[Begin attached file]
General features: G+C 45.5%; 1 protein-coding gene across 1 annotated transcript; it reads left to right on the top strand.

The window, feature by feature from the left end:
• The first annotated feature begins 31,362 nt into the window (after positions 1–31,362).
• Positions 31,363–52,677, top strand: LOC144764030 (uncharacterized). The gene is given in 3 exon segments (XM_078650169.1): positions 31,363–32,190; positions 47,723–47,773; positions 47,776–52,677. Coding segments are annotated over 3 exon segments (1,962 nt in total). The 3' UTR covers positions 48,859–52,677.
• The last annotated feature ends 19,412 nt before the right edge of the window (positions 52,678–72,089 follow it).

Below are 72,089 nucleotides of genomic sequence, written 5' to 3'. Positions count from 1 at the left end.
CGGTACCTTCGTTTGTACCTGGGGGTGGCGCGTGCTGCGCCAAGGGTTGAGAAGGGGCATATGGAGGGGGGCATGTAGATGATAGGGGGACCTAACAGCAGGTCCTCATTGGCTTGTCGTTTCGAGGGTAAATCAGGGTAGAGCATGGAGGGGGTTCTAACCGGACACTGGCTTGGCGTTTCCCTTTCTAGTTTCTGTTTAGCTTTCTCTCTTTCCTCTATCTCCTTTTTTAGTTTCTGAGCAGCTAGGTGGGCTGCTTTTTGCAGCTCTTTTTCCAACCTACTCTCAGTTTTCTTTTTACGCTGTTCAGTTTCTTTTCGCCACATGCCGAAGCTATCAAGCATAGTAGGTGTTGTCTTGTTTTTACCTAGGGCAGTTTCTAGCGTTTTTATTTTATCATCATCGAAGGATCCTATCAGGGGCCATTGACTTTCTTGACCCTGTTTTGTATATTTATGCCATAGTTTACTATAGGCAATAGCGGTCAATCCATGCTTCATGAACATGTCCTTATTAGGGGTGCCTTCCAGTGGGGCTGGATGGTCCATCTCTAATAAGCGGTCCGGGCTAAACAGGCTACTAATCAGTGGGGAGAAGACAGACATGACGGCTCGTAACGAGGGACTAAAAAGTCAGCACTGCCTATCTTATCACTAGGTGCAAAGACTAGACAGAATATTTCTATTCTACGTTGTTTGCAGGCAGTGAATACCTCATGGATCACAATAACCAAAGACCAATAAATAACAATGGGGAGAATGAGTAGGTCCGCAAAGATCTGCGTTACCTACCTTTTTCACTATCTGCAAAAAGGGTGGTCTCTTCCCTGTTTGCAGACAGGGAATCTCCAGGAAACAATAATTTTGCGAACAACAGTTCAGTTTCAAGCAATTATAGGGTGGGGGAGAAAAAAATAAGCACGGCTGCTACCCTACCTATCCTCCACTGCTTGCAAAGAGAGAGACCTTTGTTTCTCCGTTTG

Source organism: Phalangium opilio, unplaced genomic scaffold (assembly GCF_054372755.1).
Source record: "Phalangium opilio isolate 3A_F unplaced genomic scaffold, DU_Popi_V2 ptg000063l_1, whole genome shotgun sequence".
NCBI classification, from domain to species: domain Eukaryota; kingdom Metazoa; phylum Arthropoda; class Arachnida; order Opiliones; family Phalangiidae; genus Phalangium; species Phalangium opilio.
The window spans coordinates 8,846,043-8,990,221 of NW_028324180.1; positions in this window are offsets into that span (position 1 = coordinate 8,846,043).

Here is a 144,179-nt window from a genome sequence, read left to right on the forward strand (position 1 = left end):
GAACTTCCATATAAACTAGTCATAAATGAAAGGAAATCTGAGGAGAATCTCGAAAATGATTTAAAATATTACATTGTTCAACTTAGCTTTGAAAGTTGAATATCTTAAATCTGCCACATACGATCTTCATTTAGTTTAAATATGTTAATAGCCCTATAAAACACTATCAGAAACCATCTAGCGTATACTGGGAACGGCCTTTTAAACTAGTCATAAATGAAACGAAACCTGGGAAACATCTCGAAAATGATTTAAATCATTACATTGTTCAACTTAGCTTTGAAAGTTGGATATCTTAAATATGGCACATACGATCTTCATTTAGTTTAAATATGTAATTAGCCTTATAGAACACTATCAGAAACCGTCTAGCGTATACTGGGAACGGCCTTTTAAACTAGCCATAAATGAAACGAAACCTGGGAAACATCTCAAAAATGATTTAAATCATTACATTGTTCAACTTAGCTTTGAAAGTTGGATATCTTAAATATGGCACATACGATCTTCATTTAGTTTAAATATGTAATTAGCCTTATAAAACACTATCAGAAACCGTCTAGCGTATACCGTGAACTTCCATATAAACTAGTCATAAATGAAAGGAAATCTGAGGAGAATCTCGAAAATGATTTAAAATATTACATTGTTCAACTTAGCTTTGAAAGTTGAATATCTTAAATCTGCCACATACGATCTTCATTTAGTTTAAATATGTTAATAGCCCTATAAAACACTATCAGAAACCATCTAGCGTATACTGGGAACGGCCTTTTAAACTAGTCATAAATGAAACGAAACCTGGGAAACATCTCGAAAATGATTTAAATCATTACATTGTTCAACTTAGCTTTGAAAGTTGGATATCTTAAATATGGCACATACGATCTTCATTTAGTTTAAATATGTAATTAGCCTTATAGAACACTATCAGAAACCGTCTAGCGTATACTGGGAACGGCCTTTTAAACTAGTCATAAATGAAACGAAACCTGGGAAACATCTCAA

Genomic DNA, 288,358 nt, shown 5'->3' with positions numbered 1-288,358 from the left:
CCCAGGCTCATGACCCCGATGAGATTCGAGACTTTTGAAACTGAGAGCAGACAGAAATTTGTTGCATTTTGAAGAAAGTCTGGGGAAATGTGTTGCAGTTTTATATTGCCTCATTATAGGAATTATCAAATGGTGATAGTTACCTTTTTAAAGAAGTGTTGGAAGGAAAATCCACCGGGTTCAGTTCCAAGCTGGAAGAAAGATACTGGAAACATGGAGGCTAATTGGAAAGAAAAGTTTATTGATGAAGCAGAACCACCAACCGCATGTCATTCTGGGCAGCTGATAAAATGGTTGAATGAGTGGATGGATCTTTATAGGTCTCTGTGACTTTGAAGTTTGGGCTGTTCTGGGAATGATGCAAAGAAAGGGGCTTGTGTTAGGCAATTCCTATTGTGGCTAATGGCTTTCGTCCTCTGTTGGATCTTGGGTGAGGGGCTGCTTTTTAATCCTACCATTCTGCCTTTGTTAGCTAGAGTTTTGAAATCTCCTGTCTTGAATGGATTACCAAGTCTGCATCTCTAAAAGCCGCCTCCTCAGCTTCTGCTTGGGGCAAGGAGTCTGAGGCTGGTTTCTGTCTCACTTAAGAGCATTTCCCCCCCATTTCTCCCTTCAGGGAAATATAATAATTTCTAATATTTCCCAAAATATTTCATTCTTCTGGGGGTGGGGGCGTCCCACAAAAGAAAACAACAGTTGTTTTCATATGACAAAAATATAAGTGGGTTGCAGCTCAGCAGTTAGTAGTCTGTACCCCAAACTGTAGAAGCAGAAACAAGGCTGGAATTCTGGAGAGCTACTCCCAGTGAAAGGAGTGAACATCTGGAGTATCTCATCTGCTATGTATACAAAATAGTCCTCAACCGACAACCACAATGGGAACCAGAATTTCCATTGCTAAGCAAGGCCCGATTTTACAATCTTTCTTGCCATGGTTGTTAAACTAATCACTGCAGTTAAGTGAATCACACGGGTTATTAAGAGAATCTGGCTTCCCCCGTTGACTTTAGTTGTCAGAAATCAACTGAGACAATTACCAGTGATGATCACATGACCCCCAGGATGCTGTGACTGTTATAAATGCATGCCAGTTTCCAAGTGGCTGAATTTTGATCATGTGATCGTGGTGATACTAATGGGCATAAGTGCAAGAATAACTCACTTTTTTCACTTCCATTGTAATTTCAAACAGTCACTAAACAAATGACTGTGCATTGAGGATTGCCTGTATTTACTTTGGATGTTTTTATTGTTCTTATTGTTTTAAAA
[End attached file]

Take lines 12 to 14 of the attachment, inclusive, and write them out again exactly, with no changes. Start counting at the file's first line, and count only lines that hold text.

Here is a 144,179-nt window from a genome sequence, read left to right on the forward strand (position 1 = left end):
GAACTTCCATATAAACTAGTCATAAATGAAAGGAAATCTGAGGAGAATCTCGAAAATGATTTAAAATATTACATTGTTCAACTTAGCTTTGAAAGTTGAATATCTTAAATCTGCCACATACGATCTTCATTTAGTTTAAATATGTTAATAGCCCTATAAAACACTATCAGAAACCATCTAGCGTATACTGGGAACGGCCTTTTAAACTAGTCATAAATGAAACGAAACCTGGGAAACATCTCGAAAATGATTTAAATCATTACATTGTTCAACTTAGCTTTGAAAGTTGGATATCTTAAATATGGCACATACGATCTTCATTTAGTTTAAATATGTAATTAGCCTTATAGAACACTATCAGAAACCGTCTAGCGTATACTGGGAACGGCCTTTTAAACTAGCCATAAATGAAACGAAACCTGGGAAACATCTCAAAAATGATTTAAATCATTACATTGTTCAACTTAGCTTTGAAAGTTGGATATCTTAAATATGGCACATACGATCTTCATTTAGTTTAAATATGTAATTAGCCTTATAAAACACTATCAGAAACCGTCTAGCGTATACCGTGAACTTCCATATAAACTAGTCATAAATGAAAGGAAATCTGAGGAGAATCTCGAAAATGATTTAAAATATTACATTGTTCAACTTAGCTTTGAAAGTTGAATATCTTAAATCTGCCACATACGATCTTCATTTAGTTTAAATATGTTAATAGCCCTATAAAACACTATCAGAAACCATCTAGCGTATACTGGGAACGGCCTTTTAAACTAGTCATAAATGAAACGAAACCTGGGAAACATCTCGAAAATGATTTAAATCATTACATTGTTCAACTTAGCTTTGAAAGTTGGATATCTTAAATATGGCACATACGATCTTCATTTAGTTTAAATATGTAATTAGCCTTATAGAACACTATCAGAAACCGTCTAGCGTATACTGGGAACGGCCTTTTAAACTAGTCATAAATGAAACGAAACCTGGGAAACATCTCAA

Genomic DNA, 288,358 nt, shown 5'->3' with positions numbered 1-288,358 from the left: